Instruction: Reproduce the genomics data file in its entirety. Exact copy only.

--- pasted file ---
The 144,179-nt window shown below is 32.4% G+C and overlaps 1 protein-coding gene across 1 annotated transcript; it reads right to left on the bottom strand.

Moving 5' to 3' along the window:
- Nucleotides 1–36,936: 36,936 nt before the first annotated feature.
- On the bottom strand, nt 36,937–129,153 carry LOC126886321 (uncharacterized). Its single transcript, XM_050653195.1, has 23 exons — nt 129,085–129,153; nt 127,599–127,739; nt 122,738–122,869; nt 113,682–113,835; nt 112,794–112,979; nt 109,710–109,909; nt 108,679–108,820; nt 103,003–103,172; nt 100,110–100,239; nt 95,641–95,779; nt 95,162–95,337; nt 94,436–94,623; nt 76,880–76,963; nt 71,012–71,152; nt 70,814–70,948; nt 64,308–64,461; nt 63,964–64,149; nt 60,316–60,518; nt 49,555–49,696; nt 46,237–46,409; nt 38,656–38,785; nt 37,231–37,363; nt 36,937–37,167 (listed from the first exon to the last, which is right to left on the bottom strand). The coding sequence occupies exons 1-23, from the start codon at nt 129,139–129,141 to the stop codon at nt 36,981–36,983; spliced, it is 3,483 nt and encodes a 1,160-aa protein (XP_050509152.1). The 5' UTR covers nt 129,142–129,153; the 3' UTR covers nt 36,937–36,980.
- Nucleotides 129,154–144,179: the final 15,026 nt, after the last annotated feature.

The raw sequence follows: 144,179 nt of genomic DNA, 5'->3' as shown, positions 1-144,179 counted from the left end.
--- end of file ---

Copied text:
The 144,179-nt window shown below is 32.4% G+C and overlaps 1 protein-coding gene across 1 annotated transcript; it reads right to left on the bottom strand.

Moving 5' to 3' along the window:
- Nucleotides 1–36,936: 36,936 nt before the first annotated feature.
- On the bottom strand, nt 36,937–129,153 carry LOC126886321 (uncharacterized). Its single transcript, XM_050653195.1, has 23 exons — nt 129,085–129,153; nt 127,599–127,739; nt 122,738–122,869; nt 113,682–113,835; nt 112,794–112,979; nt 109,710–109,909; nt 108,679–108,820; nt 103,003–103,172; nt 100,110–100,239; nt 95,641–95,779; nt 95,162–95,337; nt 94,436–94,623; nt 76,880–76,963; nt 71,012–71,152; nt 70,814–70,948; nt 64,308–64,461; nt 63,964–64,149; nt 60,316–60,518; nt 49,555–49,696; nt 46,237–46,409; nt 38,656–38,785; nt 37,231–37,363; nt 36,937–37,167 (listed from the first exon to the last, which is right to left on the bottom strand). The coding sequence occupies exons 1-23, from the start codon at nt 129,139–129,141 to the stop codon at nt 36,981–36,983; spliced, it is 3,483 nt and encodes a 1,160-aa protein (XP_050509152.1). The 5' UTR covers nt 129,142–129,153; the 3' UTR covers nt 36,937–36,980.
- Nucleotides 129,154–144,179: the final 15,026 nt, after the last annotated feature.

The raw sequence follows: 144,179 nt of genomic DNA, 5'->3' as shown, positions 1-144,179 counted from the left end.